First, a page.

Freedom of Expression in the Supreme Court

The Defining Cases

Author: Terry Eastland

Publisher: Rowman & Littlefield

ISBN: 9780847697106

Category: Law

Page: 397

View: 8997

In Freedom of Expression in the Supreme Court, Terry Eastland brings together the Court's leading First Amendment cases, some 60 in all, starting with Schenck v. United States (1919) and ending with Reno v. American Civil Liberties Union (1998). Complete with a comprehensive introduction, pertinent indices and a useful bibliography, Freedom of Expression in the Supreme Court offers the general and specialized reader alike a thorough treatment of the Court's understanding on the First Amendment's speech, press, assembly, and petition clauses.

Freedom of Speech: The Supreme Court and Judicial Review

Author: Martin Shapiro

Publisher: Quid Pro Books

ISBN: 1458196860

Category: Law

Page: 194

View: 6883

One of the great continuing disputes of U.S. politics is about the role of the Supreme Court. Another is about the First Amendment. This book is about both. A classic defense of the openly political role of the Court, this book belies the notion reasserted recently by Chief Justice Roberts that judges are just neutral umpires. Especially in the area of speech, judges make policy; they create law.

The Constitution of Electoral Speech Law

The Supreme Court and Freedom of Expression in Campaigns and Elections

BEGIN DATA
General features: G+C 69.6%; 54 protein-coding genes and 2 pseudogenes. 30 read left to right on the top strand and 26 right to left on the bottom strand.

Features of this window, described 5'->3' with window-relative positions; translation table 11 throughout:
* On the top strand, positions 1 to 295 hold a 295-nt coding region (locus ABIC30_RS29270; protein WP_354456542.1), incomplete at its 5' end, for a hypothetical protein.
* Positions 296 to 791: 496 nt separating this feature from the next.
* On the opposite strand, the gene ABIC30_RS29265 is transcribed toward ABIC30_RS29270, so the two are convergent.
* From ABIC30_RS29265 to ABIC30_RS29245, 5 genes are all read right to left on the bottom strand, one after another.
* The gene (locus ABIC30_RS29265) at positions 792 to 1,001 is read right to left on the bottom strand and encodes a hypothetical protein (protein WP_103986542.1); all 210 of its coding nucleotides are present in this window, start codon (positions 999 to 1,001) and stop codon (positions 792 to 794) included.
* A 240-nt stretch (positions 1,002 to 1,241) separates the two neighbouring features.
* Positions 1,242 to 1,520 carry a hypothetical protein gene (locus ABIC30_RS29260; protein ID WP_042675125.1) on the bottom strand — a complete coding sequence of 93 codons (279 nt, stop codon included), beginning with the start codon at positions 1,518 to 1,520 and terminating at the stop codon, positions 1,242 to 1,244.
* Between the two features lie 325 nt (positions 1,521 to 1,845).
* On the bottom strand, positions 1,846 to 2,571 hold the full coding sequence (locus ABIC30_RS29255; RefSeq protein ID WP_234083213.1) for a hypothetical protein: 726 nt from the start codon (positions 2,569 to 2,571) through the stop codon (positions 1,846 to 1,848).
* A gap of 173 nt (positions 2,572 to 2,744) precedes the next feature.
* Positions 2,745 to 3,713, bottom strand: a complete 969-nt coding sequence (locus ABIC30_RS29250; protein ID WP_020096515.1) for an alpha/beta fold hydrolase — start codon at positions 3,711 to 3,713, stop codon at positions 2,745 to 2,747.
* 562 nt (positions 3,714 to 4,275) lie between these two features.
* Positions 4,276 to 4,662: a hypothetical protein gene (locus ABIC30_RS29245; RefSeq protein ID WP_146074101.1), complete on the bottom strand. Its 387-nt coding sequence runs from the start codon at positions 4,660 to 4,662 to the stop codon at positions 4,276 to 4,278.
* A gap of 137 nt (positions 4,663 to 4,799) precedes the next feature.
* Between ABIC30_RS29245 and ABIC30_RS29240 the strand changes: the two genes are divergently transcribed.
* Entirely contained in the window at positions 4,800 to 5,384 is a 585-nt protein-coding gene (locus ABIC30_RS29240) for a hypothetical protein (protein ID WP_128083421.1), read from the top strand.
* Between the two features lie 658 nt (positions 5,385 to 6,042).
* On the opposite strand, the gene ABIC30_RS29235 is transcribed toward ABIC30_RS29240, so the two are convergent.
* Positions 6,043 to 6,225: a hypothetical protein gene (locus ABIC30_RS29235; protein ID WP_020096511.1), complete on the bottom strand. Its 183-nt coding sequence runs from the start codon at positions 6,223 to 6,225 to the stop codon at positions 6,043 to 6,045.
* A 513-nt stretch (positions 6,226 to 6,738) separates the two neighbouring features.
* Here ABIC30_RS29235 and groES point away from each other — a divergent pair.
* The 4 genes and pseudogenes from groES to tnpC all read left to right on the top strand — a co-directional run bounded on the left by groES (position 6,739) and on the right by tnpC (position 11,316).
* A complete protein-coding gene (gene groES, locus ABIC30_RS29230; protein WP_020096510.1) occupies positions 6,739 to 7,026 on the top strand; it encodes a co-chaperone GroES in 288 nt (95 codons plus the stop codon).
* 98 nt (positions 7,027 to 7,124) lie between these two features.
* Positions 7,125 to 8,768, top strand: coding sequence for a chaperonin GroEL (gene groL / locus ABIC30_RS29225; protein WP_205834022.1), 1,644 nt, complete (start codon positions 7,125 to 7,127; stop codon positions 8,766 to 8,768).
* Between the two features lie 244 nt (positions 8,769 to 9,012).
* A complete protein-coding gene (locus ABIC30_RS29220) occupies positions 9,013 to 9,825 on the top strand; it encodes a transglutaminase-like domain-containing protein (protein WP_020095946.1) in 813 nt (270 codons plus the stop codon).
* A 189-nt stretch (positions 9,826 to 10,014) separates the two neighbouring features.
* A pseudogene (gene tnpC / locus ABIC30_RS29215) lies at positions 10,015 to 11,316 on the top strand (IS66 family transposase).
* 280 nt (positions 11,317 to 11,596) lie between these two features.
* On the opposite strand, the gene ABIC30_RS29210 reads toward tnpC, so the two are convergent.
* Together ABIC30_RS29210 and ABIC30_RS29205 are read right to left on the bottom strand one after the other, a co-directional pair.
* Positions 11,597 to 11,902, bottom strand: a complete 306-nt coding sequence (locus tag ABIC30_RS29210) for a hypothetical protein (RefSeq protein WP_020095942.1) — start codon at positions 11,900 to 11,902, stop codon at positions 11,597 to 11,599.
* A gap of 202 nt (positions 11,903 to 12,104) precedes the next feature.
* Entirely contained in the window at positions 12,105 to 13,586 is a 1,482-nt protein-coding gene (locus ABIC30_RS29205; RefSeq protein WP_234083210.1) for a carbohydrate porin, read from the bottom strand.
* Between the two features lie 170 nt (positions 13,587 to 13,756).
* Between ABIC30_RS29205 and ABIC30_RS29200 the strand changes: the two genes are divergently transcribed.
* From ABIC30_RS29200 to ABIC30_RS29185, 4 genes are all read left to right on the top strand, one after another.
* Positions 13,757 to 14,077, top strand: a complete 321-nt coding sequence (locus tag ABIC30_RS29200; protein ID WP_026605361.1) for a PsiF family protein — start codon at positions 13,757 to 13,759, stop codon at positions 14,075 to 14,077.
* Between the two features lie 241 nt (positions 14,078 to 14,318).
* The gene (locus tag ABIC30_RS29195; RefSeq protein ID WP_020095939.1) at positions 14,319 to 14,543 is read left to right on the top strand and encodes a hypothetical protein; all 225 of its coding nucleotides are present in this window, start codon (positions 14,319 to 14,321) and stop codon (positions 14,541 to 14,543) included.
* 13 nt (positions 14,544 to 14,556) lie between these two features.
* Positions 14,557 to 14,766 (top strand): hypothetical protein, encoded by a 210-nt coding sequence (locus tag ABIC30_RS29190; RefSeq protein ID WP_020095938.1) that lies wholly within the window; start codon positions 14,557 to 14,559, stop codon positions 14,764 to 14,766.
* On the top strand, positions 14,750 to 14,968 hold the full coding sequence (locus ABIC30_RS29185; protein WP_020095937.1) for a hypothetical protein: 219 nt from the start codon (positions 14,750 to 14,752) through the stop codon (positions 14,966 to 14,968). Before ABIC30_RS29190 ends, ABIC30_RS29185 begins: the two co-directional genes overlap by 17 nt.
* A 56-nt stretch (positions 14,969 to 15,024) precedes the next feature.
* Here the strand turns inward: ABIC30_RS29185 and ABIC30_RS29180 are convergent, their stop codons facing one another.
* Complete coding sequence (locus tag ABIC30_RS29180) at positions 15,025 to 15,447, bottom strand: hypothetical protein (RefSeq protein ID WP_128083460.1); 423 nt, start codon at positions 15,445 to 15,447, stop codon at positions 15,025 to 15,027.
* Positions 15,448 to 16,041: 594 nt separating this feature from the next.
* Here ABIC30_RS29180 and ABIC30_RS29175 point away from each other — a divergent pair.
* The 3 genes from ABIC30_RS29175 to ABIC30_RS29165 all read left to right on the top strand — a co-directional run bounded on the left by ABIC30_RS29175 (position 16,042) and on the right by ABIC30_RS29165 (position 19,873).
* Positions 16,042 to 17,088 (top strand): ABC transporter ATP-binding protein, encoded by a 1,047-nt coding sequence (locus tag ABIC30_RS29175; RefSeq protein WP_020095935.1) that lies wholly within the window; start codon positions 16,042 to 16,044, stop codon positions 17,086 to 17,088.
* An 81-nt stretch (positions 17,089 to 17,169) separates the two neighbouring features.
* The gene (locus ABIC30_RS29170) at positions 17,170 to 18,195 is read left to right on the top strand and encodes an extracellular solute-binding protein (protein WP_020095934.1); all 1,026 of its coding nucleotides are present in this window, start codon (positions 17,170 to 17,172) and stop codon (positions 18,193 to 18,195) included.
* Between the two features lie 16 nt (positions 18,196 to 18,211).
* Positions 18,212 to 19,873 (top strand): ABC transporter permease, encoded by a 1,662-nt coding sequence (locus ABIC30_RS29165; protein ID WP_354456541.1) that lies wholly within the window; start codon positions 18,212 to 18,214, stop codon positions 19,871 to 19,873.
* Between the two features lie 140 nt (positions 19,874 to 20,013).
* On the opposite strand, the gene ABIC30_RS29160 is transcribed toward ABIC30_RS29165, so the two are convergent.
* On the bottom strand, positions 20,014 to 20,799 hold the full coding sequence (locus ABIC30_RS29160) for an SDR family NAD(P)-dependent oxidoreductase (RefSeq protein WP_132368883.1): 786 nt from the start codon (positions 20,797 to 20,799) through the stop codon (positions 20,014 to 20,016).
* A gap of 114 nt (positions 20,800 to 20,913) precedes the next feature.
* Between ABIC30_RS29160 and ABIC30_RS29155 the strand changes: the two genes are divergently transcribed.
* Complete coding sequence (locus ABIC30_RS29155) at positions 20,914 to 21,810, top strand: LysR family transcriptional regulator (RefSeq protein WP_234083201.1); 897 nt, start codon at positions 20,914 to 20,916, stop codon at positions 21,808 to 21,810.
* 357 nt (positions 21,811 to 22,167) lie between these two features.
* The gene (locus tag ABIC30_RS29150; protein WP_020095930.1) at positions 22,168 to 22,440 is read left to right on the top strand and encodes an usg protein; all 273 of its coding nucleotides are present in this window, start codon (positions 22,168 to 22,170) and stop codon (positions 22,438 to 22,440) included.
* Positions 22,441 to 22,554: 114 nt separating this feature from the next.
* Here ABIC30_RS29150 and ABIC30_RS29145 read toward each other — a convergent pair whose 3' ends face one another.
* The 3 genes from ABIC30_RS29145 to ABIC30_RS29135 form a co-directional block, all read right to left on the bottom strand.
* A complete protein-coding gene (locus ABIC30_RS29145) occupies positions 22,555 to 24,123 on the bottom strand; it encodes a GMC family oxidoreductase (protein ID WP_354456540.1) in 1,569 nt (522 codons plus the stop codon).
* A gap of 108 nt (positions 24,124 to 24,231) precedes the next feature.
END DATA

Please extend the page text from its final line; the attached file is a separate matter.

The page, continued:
Author: Brian K. Pinaire

Publisher: Stanford Law & Politics

ISBN: N.A

Category: Law

Page: 349

View: 1021

This book examines how the United States Supreme Court understands freedom of speech during political campaigns and elections. To address this question, the author considers both the nature of the Court's evaluation (or vision) of political speech in this context and the process by which this understanding is formulated, with a focus on four recent and representative cases.

Importing the First Amendment

Freedom of Speech and Expression in Britain, Europe and USA

Author: Ian Loveland

Publisher: Bloomsbury Publishing

ISBN: 1847310842

Category: Law

Page: 256

View: 8021

These studies by a group of eminent academics and judges compare the different approaches of the British, European and American courts to the questions of free speech, which lie at the heart of much debate in constitutional law. The authors of these studies adopt opposing views, some favouring the pursuit of a US-inspired approach to protecting free speech, in the belief that the political culture of British society would be enhanced if our courts were to fashion our common law in accordance with many First Amendment principles. Others, more sceptically, reject this embrace of US legal culture, offering distinctly "Ameri-sceptic" views and arguing for a solution based on common law principles and on the jurisprudence of the European courts.

Freedom of Speech

Author: Eric Barendt

Publisher: OUP Oxford

ISBN: 0191021741

Category: Law

Page: 568

View: 7107